You’ll want to go with something soft, plain, neutral and free from clutter. You could remember this with the acronym SPNFFC. But that's unnecessarily complicated. So don’t do that.

Just stick with something simple that complements your product. To prevent distractions, white is recommended. You can use a sheet, cloth or board, for instance. 

If your product is on the smaller side, you could go with a piece of white paper on a flat surface. Or curve the farthest edge of that paper to create a small infinity cove.

3. Picking up Accessories 

These aren’t necessary. But they can help. 

If you have the less-than-steady hands of a non-surgeon,
consider a tripod for crisp and clear shots.  

Or you can attach different smartphone lenses to your
camera to get some seriously detailed macro shots. (In your free time, you can take way up-close photos of your eye. Or bugs.) 

And editing apps can make all the difference in post production. For example, you CAN get the effect of a high key image shot in your smartphone. You’ll just need to finish it in Lightroom or Photoshop. Rumor has it that the brush tool in Lightroom is pretty spiffy.

Ultimately, the thing to remember is this:

Keep Your Smartphone Product Photos Simple

Soft light. Simple background. Get everything you need in the frame, and nothing else. Consider a simple square format so you won’t need to crop the product or stretch the background.

The more you’re able to simplify the image, the less time you’ll spend in post production.

Then once your product takes off and starts establishing some visual street cred and the revenue starts flowing, maybe you’ll be able to hire a professional photographer for some real glamour shots. 

For your product, of course. 

Monday, February 26, 2018

Advertising Question of the Week - What’s the Deal with 6-Second Ads?

For decades, brands have worked to tell their story in 30-second or 15-second ads. And while the creators of such ads found this challenging, those that embraced it were able to do so with success.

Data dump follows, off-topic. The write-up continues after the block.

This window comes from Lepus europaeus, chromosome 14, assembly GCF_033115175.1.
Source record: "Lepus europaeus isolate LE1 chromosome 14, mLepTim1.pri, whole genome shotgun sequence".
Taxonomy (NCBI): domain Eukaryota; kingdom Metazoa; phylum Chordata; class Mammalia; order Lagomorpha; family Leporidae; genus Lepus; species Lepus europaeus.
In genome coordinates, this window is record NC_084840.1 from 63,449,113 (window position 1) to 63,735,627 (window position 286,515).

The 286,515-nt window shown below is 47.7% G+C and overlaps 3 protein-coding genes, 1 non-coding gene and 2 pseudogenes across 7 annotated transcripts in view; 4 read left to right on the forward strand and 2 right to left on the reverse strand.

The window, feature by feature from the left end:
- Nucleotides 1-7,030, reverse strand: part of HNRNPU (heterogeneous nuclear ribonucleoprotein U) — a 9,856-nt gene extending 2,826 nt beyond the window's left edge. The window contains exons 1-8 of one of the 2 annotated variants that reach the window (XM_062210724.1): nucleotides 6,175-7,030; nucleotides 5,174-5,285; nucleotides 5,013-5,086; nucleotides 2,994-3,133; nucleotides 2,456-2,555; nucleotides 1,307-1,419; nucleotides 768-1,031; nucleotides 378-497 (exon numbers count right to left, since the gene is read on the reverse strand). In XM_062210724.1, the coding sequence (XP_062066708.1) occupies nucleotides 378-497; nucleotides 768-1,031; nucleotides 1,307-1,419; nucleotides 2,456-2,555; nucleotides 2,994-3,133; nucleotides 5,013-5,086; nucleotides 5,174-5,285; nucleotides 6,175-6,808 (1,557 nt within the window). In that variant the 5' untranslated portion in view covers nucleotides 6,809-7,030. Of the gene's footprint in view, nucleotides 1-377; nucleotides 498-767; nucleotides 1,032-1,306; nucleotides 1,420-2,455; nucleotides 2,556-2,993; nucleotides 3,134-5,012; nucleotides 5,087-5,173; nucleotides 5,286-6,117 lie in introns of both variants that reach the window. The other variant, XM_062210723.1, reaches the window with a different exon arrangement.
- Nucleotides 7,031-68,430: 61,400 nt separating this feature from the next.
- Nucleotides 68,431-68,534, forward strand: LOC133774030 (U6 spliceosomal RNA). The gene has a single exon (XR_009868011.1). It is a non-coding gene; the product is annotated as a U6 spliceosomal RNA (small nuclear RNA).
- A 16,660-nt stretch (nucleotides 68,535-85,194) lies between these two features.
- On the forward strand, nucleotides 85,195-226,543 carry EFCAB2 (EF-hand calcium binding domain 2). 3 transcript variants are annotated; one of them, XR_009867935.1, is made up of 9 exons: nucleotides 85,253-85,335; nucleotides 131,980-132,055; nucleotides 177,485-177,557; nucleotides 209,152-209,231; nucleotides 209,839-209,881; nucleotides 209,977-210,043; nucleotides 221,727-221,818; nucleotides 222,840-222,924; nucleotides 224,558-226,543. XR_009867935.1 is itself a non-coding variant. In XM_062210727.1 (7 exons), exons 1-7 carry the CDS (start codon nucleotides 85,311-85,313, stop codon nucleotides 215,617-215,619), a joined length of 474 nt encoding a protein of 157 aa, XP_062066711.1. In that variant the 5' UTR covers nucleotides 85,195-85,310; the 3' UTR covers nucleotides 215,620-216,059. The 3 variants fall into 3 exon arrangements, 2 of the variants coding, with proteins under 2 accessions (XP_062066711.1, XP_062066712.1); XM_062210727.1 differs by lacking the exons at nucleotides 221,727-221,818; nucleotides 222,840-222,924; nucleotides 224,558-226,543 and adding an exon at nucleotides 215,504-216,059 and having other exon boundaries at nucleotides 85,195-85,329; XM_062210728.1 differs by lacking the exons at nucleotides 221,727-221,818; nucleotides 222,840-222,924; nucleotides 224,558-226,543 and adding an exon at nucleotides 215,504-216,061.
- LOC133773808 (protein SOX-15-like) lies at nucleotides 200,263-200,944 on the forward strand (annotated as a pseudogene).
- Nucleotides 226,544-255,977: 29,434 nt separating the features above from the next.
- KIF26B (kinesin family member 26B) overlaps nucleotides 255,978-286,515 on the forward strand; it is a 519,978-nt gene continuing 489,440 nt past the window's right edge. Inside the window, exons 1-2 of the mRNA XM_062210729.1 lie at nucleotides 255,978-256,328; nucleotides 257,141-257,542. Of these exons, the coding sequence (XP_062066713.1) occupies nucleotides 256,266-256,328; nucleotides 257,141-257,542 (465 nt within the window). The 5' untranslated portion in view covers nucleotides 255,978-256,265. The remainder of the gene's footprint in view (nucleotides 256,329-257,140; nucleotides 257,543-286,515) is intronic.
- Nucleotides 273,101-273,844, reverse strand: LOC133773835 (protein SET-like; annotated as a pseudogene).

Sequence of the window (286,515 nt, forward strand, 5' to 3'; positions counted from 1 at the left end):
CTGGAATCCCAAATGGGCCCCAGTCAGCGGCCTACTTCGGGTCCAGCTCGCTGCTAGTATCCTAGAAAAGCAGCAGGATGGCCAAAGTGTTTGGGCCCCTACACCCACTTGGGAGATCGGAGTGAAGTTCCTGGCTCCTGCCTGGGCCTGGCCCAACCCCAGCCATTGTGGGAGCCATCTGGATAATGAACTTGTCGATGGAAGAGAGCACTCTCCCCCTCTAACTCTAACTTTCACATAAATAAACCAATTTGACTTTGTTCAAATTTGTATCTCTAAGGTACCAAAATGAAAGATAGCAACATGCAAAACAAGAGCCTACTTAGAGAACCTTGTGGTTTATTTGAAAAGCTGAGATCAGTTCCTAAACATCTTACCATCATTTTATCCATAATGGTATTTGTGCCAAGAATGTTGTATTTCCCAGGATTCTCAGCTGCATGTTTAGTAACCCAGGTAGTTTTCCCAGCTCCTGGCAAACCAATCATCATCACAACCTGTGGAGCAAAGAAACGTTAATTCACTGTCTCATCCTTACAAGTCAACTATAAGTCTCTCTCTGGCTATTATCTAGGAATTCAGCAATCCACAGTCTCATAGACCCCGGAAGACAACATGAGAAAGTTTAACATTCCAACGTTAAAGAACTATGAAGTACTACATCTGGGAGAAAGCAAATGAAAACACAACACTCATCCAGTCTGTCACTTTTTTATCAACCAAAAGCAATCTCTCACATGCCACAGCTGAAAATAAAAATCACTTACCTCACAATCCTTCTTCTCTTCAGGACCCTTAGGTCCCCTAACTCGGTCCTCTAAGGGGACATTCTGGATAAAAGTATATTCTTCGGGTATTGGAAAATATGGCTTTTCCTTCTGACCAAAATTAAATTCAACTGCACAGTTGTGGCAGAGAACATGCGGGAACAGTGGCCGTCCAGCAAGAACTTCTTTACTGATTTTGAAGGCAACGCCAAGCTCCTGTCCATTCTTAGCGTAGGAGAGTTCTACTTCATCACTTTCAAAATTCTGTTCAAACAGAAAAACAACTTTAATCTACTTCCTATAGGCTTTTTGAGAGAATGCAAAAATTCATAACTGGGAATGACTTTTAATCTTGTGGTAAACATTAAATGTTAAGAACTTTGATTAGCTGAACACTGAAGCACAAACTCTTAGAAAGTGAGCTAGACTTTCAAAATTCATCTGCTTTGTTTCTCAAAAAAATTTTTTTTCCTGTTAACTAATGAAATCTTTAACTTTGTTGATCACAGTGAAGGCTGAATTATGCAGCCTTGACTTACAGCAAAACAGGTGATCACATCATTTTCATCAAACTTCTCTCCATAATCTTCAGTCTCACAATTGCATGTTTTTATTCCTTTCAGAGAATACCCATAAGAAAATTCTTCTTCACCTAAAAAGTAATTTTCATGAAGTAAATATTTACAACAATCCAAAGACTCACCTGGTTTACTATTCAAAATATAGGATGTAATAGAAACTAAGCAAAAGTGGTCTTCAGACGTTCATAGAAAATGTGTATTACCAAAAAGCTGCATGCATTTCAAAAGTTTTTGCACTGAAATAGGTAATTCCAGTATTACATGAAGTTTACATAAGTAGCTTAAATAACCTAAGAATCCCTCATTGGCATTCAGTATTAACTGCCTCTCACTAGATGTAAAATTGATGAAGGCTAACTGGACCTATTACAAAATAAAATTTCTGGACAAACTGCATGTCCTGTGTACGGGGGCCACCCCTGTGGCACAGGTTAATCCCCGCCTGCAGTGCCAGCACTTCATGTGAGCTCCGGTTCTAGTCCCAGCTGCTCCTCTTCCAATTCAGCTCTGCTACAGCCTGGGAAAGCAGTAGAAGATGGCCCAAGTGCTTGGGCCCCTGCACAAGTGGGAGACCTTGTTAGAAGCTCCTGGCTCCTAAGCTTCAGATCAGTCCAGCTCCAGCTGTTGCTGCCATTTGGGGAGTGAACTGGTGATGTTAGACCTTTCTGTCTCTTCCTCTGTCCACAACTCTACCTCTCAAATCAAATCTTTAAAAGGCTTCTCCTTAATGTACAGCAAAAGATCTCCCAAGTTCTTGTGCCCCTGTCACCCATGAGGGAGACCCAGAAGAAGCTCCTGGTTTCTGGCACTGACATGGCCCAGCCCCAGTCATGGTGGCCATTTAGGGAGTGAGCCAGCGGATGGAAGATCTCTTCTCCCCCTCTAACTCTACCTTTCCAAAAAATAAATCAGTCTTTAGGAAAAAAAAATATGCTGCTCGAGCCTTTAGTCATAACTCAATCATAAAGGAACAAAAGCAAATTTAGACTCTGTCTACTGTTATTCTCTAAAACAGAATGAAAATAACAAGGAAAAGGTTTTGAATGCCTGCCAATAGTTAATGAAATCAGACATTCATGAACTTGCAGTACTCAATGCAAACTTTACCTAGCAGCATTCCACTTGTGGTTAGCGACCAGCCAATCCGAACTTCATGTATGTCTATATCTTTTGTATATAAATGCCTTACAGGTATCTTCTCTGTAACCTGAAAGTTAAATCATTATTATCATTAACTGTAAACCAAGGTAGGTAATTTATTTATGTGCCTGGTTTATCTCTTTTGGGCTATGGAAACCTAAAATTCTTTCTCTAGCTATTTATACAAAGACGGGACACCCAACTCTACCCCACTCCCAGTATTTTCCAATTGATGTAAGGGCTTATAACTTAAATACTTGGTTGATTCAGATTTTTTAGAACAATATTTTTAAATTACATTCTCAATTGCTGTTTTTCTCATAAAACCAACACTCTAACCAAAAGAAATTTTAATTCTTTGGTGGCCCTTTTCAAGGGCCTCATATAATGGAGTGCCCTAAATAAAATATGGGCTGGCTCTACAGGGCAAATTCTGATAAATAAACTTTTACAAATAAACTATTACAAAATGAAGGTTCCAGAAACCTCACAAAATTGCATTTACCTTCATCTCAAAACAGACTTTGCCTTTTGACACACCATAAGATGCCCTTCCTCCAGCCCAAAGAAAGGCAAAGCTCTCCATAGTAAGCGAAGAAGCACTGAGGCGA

But 6 seconds? Seriously?

You better believe it.

The 6-Second Ad Is Here

In fact, it’s been here for half a decade.

In 2013, Dunkin’ Donuts created some sugar-glazed buzz when it used a 6-second video for a Monday Night Football spot on ESPN. It wasn’t long before this extremely short form advertising was referred to as “snackable content.” Particularly apropos in the case of Dunkin’ Donuts. (“Donut hole content” was bantered about, but it wasn’t as catchy. No, not really.)

Still, the talk around the 6-second ad died down for a while. And back in 2013, the 30-second ad would continue to rule the roost - where it would hold court for a few more years. 

By 2014, only 29% of ads were of the 15-second variety. But by 2017, that number had climbed to 36%. As the long-winded and tired old 30-second ad is slowly passing the torch to the 15-second ad, that little whipper-snapper 6-second ad is coming up fast on its tail.  

Why the trend toward shorter formats? Well, in case you haven’t heard, science (an others) say that attention spans are waning. There seems always to be something oh-so-shiny just around the corner to vie for our attention. 

This is particularly true of the millennials.

A new study by comScore revealed that millennials lose interest in online ads that run any longer than 5 to 6 seconds. And since they’re a major marketing target, this make conditions rife for the further - and faster - evolution of the 6-second ad. They’re only expected to get bigger, bolder and better in 2018. Just not longer.

Here’s the thing:

When Done Well, 6-Second Ads Drive the Point Home 

Sound ridiculous? Click here to see what we mean. 

In fact, if you went to the above link and watched those ads, you might have noticed that YouTube has a whole slew of them - some of which you may have inadvertently viewed while waiting for the “Otter eats Doritos” video that took you there in the first place.

One talented creator of a 6-second ad is Maud Deitch, who works in Instagram’s creative department. Her incredibly powerful 6 seconds on the effects of global warming received honors at an event that recognizes great 6-second ads. 

“You can really get to a level of poignance and a level of human connection that you cannot get to even in a 15-second spot,” she says. “It’s because you sort of have to understand your subject matter, your medium, your production tools so much more intimately in order to make use of six seconds in an effective way. I think it’s one of the most important ad formats—if not the most important ad format—that we are going to see more of.”

And others agree. 

Creative folks originally thought the time constraint would not be enough to convey an emotional story. But it didn’t take long to recognize one important point:

You Don’t Need An Entire Story to Evoke Emotion 

And honestly, consumers these days don’t want the whole advertising story. That’s why they record shows so they can fast-forward through those longer ads. And if they’re not doing that, they’re looking at their phones during the commercials. Or changing the channel.

Those longer ads are causing commercial viewership and retention to take a hit. So the future of advertising - both online and on TV - relies not just on these 6-second ads, but on these ads being well-executed. 

Yeah, they may be short. But they’ve definitely got something to say.